Occasionally, however, certain events come along that give us the chance to devote a large swath of attention to preserving a particular segment of the collection. With the WWI centenary upon us, we had just such an opportunity to address Ngā Taonga Sound & Vision’s unique collection of original film material from the period.

Take for example a 1914 film shot at Dunedin’s Tahuna Park, documenting the Otago Expeditionary Force’s departure for the front (reference #F1147). In its previous incarnation as the New Zealand Film Archive, Ngā Taonga Sound & Vision had preserved the original nitrate print on 35mm safety film in 1984. This created a stable record of the artifact before any decomposition could occur, and as they were taken from the only surviving copy of the film, these elements were the highest quality film-to-film copies possible.

However, although they were preserved to the highest standard, outside of the occasional 35mm screening, the only copies available for public viewing were made using now out-of-date film-to-video transfer processes.

In 2014 the Ngā Taonga Sound & Vision film preservation team revisited the original nitrate print (luckily still in good condition!) in order to create new high-resolution scans that both preserve as much detail as possible from the original element, and provide a high-quality source for new digital copies. This new version of the film is now available to view online here – and by comparison here are a few shots comparing the two generations:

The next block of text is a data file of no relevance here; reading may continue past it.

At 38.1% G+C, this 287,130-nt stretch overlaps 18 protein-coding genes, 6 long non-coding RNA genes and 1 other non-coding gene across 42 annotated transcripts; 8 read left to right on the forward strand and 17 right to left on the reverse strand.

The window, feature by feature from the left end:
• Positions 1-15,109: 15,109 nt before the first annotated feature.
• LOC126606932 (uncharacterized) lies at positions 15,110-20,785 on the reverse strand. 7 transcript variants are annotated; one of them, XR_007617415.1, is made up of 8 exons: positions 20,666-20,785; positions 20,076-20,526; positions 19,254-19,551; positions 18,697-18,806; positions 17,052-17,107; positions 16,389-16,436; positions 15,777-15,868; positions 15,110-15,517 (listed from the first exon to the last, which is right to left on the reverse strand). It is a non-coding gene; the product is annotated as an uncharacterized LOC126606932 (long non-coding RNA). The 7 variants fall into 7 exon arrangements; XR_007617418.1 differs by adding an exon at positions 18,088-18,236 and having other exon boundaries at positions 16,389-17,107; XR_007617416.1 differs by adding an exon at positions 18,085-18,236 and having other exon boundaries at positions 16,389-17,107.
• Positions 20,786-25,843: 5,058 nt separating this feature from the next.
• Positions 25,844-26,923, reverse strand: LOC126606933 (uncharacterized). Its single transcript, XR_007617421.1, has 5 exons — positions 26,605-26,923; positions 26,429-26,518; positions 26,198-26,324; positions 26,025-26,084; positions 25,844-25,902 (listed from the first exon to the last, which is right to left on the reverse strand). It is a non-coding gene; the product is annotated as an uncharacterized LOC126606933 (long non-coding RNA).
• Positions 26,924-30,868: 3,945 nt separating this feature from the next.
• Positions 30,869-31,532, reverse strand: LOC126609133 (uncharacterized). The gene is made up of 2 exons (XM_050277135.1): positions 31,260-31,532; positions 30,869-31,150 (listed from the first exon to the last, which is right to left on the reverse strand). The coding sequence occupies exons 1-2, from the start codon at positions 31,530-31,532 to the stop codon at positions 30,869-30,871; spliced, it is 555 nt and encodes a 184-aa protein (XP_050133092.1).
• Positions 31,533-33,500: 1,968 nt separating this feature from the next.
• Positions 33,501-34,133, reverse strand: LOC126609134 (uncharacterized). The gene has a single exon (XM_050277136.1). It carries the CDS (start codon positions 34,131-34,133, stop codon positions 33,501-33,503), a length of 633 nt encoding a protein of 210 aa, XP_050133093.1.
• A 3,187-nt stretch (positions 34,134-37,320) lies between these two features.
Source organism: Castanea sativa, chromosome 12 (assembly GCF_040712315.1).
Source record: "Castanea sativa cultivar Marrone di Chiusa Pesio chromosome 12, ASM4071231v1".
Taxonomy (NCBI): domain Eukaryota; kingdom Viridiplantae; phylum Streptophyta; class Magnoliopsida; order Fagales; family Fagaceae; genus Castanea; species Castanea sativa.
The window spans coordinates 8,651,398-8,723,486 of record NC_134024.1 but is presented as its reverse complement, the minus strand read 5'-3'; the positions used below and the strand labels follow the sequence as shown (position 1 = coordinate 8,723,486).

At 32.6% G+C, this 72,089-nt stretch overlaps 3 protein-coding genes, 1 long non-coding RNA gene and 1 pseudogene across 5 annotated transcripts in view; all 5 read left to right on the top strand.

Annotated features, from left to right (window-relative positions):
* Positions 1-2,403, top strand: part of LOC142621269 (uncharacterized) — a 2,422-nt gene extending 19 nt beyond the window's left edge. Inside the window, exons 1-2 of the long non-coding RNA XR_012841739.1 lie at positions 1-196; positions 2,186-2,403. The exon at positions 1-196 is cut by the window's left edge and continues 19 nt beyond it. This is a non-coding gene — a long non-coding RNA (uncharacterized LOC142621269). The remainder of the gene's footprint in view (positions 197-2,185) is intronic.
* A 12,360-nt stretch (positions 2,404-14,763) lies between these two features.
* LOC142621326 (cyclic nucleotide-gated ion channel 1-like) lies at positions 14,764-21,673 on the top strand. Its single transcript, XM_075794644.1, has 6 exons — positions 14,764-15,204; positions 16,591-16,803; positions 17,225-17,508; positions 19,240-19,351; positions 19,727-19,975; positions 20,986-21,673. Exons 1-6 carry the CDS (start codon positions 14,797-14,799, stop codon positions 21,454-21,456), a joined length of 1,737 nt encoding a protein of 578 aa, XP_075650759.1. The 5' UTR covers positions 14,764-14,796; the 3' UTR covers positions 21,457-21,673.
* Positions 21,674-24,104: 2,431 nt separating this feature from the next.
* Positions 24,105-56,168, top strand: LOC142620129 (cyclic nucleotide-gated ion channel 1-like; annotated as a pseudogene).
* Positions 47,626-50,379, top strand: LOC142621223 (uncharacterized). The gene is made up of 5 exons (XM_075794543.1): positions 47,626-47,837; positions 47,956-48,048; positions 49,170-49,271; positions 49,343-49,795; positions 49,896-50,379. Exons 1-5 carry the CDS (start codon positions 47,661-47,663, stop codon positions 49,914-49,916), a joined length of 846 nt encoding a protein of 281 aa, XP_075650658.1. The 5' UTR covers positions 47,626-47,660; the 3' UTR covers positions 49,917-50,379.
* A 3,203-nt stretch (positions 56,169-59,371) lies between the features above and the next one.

Before.
Before: old copy, made using a now out-of-date film-to-video transfer process.
Otago - after
After: new scan from the original nitrate print.
Before.
Before: old copy, made using a now out-of-date film-to-video transfer process.
After.
After: new scan from the original nitrate print.
Before.
Before: old copy, made using a now out-of-date film-to-video transfer process.
After.
After: new scan from the original nitrate print.

Continue reading

Mish

The Majestic Theatre Bronze Plaque

This week Documentation Archivist Mishelle Muagututi’a had the opportunity to appreciate the detail on a bronze plaque that once decorated Wellington’s Majestic Theatre while cleaning it as part of her preservation work. This photograph shows Mishelle cleaning the plaque with a HEPA Filter Vacuum. The HEPA is an archival vacuum cleaner, designed to clean delicately. It comes with a selection of customised heads suited for navigating the forms and crevasses of a range of different types of objects and materials, without causing damage to the item.